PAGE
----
On the other hand, there is a certain surface-level rather than in-depth charm to some of the works offered by Brilliant Classics in an exceptionally wide-ranging CD box simply called Trumpet Concertos. The 10-disc set is something of an oddity, including performances recorded over nearly two decades (1989-2006) and featuring no fewer than seven trumpet virtuosos: Reinhold Friedrich, Ludwig Güttler, Thomas Hammes, Peter Leiner, Joachim Pliquett, Otto Sauter and Franz Wagnermeyer. Throw in a wide variety of ensembles accompanying the soloists and you have a bit of a mishmash even before considering the specific music offered here. When you do consider it, matters become even more complex, if not confused. Haydn’s Trumpet Concerto does make an appearance here, and so do some other “usual suspects” in the trumpet-and-orchestra repertoire, including Hummel’s wonderful concerto. But much of the material comes from composers who are scarcely household names. The single composer given the greatest space here – two full CDs – is Johann Melchior Molter, whose Trumpet Concerto No. 1 is well-known but whose many other trumpet works are heard very rarely indeed. Molter turns out to be a very fine if somewhat superficial composer for the trumpet – one whose less-known works are as well-made as his single well-known one. Two other composers’ works are offered at considerable length: Telemann, not surprisingly, gets a full CD, while Torelli, more unusually, gets a full one as well. Some works known to trumpeters and trumpet fanciers show up here to good effect – there is nothing by Mozart, who did not write a trumpet concerto, but there is a concerto by his father, Leopold, and one by his friend, Michael Haydn (along with a charming Michael Haydn Concertino). And there are pieces here to which the word “concerto” scarcely applies in any traditional way, including Handel’s Water Music Suite No. 2 and Heinrich Biber’s Balletti à 6 (there is also music here by Biber’s son, Carl Heinrich Biber). And lest listeners think all this trumpet music traces to the Baroque and Classical periods, there is also a concerto here that is quite modern: Shostakovich’s First Piano Concerto, with its prominent trumpet part. Music by Edison Denisov (1929-1996) and Alexander Arutiunian (1920-2012) – the latter’s 1950 concerto is in fact moderately well-known – also brings this CD set firmly into the modern era. The material here is so scattered that, as in any anthology and this one more than most, listeners are likely to find some items far more congenial than others. Add to that the facts that some of this music is intended to be rather light and jovial, while other works are quite serious – and that some of the 28 composers here, such as Franz Querfurth and Richard Mudge, are almost wholly unknown today – and you have a perfect multi-disc “discovery” set for listeners who enjoy the sound of the trumpet and would like to juxtapose their hearing of familiar works with a chance to absorb some that are very unfamiliar indeed.

     The pleasures of familiarity, and indeed of lightness, are not to be gainsaid when it comes to the wonderful New Year’s Concerts of the Vienna Philharmonic. Year after year, this superb orchestra indulges itself, its guest conductors and its audiences with a mixture of extremely well-known and very, very Viennese tunes with some buoyant works performed for the first time in this context. Sony’s two-CD set of the 2018 performance, as usual recorded live at the Vienna Musikverein, includes 19 pieces, seven of which have never been performed at a New Year’s Concert before – and one of which comes from a composer, Alfons Czibulka, not preciously heard at all at these galas. The conductor is an old hand at these performances: Riccardo Muti previously led the celebrations in 1993, 1997, 2000 and 2004. Yet he is something of a weak point in what is otherwise a super-enjoyable recording: Muti drags out too many of the pieces and over-exaggerates unnecessary tempo changes in too many others (his Roses from the South waltz is a particular disappointment, and his Suppé Boccaccio overture, which gets its first-ever New Year’s Concert performance, is actually dull, which would seem to be impossible). But some of the music has such infectious high spirits that Muti, content to let it flower as its composers wished, delivers all the brightness that the occasion demands – as in the back-to-back readings of Josef Strauss’ Eingesendet  and Johann Strauss Jr.’s Unter Donner und Blitz, two of the best Polka schnell works in the repertoire. There is an hour and three-quarters of music here and thus plenty for listeners to revel in, despite Muti’s missteps – although, oddly, Sony nowhere provides the timings of the tracks or the CDs as a whole. Omitting the applause interspersed throughout both discs, the timings of the first disc are 3:18, 9:02, 4:07, 2:10, 8:34, 1:30, 7:21, 9:08, and 4:40; of the second, 2:28, 12:09, 3:53, 4:02, 5:14, 10:18, 1:44, 2:57, 0:24 (the traditional spoken, or rather shouted, New Year’s greeting), 10:51, and 3:22. Those last two tracks on the second CD are the inevitable encores of the Blue Danube waltz and Radetzky March, with the latter – the very last track here – showing both what is right and what is wrong with the performances: the music is wonderful and the audience is noticeably eager to clap along, but Muti makes the march far too ponderous for the sort of upbeat ending designed to usher in a new year. Lighter music certainly has its place in concerts, and there is no more distinguished concert featuring it than this one. There are, however, some conductors who can discard their serious mien long enough to glory in the wonders of music of this sort – probably the best of them all was Carlos Kleiber, some of whose exemplary performances can be found on YouTube. Muti is among the conductors who are somewhat too matter-of-fact about music of this type – a shame, because the spirit-lifting nature of these wonderful pieces is exactly what music lovers worldwide need to buoy their feelings at the start of a new year, and anytime during the year when they want a bit of an emotional boost.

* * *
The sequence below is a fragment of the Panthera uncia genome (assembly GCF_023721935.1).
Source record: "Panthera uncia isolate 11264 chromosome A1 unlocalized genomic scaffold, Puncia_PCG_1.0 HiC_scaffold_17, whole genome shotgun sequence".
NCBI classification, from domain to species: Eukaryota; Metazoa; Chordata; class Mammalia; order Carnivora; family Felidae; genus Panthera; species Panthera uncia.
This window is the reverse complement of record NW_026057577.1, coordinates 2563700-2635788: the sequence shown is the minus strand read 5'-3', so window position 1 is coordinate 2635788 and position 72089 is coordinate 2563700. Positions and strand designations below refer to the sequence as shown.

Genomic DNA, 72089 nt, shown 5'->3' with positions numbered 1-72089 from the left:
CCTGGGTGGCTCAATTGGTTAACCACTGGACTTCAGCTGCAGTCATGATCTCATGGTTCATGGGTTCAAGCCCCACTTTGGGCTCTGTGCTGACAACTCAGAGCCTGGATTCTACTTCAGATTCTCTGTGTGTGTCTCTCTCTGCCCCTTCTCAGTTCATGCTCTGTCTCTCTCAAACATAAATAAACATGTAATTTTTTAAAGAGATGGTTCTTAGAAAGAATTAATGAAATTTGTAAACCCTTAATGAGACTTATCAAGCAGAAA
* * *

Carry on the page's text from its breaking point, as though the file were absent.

No comments:

Post a Comment